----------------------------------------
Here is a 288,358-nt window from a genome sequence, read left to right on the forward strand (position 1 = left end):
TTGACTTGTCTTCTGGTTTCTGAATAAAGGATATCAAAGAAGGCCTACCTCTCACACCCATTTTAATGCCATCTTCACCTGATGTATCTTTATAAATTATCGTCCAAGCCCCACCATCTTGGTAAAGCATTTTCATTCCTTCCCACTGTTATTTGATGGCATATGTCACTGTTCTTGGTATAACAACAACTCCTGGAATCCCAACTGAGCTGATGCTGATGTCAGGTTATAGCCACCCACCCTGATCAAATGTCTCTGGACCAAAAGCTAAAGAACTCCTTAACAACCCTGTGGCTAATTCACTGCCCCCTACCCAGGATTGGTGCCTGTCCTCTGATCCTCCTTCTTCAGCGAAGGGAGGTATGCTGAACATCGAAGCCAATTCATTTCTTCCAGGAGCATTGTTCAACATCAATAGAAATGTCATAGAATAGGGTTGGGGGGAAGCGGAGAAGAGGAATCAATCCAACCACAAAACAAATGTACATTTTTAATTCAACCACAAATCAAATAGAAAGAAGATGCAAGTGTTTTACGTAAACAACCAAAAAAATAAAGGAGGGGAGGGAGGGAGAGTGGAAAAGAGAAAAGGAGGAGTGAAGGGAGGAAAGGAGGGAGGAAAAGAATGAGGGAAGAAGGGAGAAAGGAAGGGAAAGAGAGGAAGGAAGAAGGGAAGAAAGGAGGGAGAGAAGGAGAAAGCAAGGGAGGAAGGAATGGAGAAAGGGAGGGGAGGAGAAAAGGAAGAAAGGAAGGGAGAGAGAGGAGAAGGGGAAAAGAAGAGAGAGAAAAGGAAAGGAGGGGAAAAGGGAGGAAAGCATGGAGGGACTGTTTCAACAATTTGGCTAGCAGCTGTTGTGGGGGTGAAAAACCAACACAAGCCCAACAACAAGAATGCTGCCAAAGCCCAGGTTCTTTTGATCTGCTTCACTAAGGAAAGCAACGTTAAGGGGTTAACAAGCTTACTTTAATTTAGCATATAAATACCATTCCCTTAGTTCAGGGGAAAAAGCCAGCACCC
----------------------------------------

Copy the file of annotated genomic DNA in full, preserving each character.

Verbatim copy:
Here is a 288,358-nt window from a genome sequence, read left to right on the forward strand (position 1 = left end):
TTGACTTGTCTTCTGGTTTCTGAATAAAGGATATCAAAGAAGGCCTACCTCTCACACCCATTTTAATGCCATCTTCACCTGATGTATCTTTATAAATTATCGTCCAAGCCCCACCATCTTGGTAAAGCATTTTCATTCCTTCCCACTGTTATTTGATGGCATATGTCACTGTTCTTGGTATAACAACAACTCCTGGAATCCCAACTGAGCTGATGCTGATGTCAGGTTATAGCCACCCACCCTGATCAAATGTCTCTGGACCAAAAGCTAAAGAACTCCTTAACAACCCTGTGGCTAATTCACTGCCCCCTACCCAGGATTGGTGCCTGTCCTCTGATCCTCCTTCTTCAGCGAAGGGAGGTATGCTGAACATCGAAGCCAATTCATTTCTTCCAGGAGCATTGTTCAACATCAATAGAAATGTCATAGAATAGGGTTGGGGGGAAGCGGAGAAGAGGAATCAATCCAACCACAAAACAAATGTACATTTTTAATTCAACCACAAATCAAATAGAAAGAAGATGCAAGTGTTTTACGTAAACAACCAAAAAAATAAAGGAGGGGAGGGAGGGAGAGTGGAAAAGAGAAAAGGAGGAGTGAAGGGAGGAAAGGAGGGAGGAAAAGAATGAGGGAAGAAGGGAGAAAGGAAGGGAAAGAGAGGAAGGAAGAAGGGAAGAAAGGAGGGAGAGAAGGAGAAAGCAAGGGAGGAAGGAATGGAGAAAGGGAGGGGAGGAGAAAAGGAAGAAAGGAAGGGAGAGAGAGGAGAAGGGGAAAAGAAGAGAGAGAAAAGGAAAGGAGGGGAAAAGGGAGGAAAGCATGGAGGGACTGTTTCAACAATTTGGCTAGCAGCTGTTGTGGGGGTGAAAAACCAACACAAGCCCAACAACAAGAATGCTGCCAAAGCCCAGGTTCTTTTGATCTGCTTCACTAAGGAAAGCAACGTTAAGGGGTTAACAAGCTTACTTTAATTTAGCATATAAATACCATTCCCTTAGTTCAGGGGAAAAAGCCAGCACCC